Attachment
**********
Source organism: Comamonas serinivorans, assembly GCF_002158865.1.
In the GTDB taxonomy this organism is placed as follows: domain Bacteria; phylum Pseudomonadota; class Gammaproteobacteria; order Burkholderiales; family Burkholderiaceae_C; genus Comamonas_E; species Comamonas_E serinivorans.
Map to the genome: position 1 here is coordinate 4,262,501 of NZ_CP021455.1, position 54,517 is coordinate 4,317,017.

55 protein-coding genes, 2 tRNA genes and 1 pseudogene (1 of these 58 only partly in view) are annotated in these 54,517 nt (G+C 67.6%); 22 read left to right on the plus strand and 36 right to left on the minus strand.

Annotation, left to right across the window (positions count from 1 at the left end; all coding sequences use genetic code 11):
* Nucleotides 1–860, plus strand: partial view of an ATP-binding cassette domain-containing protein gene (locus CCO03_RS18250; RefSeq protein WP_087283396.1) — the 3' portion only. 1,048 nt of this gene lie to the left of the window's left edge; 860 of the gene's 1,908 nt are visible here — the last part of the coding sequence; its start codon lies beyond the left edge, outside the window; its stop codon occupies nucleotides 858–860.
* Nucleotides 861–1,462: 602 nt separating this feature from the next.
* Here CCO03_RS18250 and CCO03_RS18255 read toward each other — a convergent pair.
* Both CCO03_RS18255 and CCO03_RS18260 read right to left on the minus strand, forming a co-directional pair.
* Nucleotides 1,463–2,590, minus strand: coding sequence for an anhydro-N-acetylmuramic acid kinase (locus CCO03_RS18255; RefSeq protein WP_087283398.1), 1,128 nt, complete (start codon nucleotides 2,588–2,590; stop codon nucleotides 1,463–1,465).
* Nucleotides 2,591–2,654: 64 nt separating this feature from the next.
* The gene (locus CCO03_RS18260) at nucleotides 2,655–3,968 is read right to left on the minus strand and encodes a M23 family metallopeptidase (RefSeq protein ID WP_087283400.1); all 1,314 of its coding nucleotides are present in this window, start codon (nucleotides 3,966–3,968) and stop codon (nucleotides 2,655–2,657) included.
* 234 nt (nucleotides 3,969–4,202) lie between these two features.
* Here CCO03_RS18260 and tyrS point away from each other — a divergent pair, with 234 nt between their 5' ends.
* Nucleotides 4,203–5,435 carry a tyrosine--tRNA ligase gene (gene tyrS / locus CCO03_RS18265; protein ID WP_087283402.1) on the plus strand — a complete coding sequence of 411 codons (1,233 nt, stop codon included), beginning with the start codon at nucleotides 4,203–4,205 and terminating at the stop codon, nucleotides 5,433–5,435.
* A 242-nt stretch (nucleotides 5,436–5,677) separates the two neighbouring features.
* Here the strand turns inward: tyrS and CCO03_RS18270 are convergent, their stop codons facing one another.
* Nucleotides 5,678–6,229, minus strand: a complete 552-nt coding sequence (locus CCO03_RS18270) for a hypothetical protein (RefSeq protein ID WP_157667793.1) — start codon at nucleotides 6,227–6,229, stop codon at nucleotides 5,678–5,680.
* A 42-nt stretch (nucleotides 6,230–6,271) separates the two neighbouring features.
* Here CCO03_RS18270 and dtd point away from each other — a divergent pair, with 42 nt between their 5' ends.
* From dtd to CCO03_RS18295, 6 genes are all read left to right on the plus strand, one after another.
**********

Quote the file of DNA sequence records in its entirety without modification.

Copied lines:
Source organism: Comamonas serinivorans, assembly GCF_002158865.1.
In the GTDB taxonomy this organism is placed as follows: domain Bacteria; phylum Pseudomonadota; class Gammaproteobacteria; order Burkholderiales; family Burkholderiaceae_C; genus Comamonas_E; species Comamonas_E serinivorans.
Map to the genome: position 1 here is coordinate 4,262,501 of NZ_CP021455.1, position 54,517 is coordinate 4,317,017.

55 protein-coding genes, 2 tRNA genes and 1 pseudogene (1 of these 58 only partly in view) are annotated in these 54,517 nt (G+C 67.6%); 22 read left to right on the plus strand and 36 right to left on the minus strand.

Annotation, left to right across the window (positions count from 1 at the left end; all coding sequences use genetic code 11):
* Nucleotides 1–860, plus strand: partial view of an ATP-binding cassette domain-containing protein gene (locus CCO03_RS18250; RefSeq protein WP_087283396.1) — the 3' portion only. 1,048 nt of this gene lie to the left of the window's left edge; 860 of the gene's 1,908 nt are visible here — the last part of the coding sequence; its start codon lies beyond the left edge, outside the window; its stop codon occupies nucleotides 858–860.
* Nucleotides 861–1,462: 602 nt separating this feature from the next.
* Here CCO03_RS18250 and CCO03_RS18255 read toward each other — a convergent pair.
* Both CCO03_RS18255 and CCO03_RS18260 read right to left on the minus strand, forming a co-directional pair.
* Nucleotides 1,463–2,590, minus strand: coding sequence for an anhydro-N-acetylmuramic acid kinase (locus CCO03_RS18255; RefSeq protein WP_087283398.1), 1,128 nt, complete (start codon nucleotides 2,588–2,590; stop codon nucleotides 1,463–1,465).
* Nucleotides 2,591–2,654: 64 nt separating this feature from the next.
* The gene (locus CCO03_RS18260) at nucleotides 2,655–3,968 is read right to left on the minus strand and encodes a M23 family metallopeptidase (RefSeq protein ID WP_087283400.1); all 1,314 of its coding nucleotides are present in this window, start codon (nucleotides 3,966–3,968) and stop codon (nucleotides 2,655–2,657) included.
* 234 nt (nucleotides 3,969–4,202) lie between these two features.
* Here CCO03_RS18260 and tyrS point away from each other — a divergent pair, with 234 nt between their 5' ends.
* Nucleotides 4,203–5,435 carry a tyrosine--tRNA ligase gene (gene tyrS / locus CCO03_RS18265; protein ID WP_087283402.1) on the plus strand — a complete coding sequence of 411 codons (1,233 nt, stop codon included), beginning with the start codon at nucleotides 4,203–4,205 and terminating at the stop codon, nucleotides 5,433–5,435.
* A 242-nt stretch (nucleotides 5,436–5,677) separates the two neighbouring features.
* Here the strand turns inward: tyrS and CCO03_RS18270 are convergent, their stop codons facing one another.
* Nucleotides 5,678–6,229, minus strand: a complete 552-nt coding sequence (locus CCO03_RS18270) for a hypothetical protein (RefSeq protein ID WP_157667793.1) — start codon at nucleotides 6,227–6,229, stop codon at nucleotides 5,678–5,680.
* A 42-nt stretch (nucleotides 6,230–6,271) separates the two neighbouring features.
* Here CCO03_RS18270 and dtd point away from each other — a divergent pair, with 42 nt between their 5' ends.
* From dtd to CCO03_RS18295, 6 genes are all read left to right on the plus strand, one after another.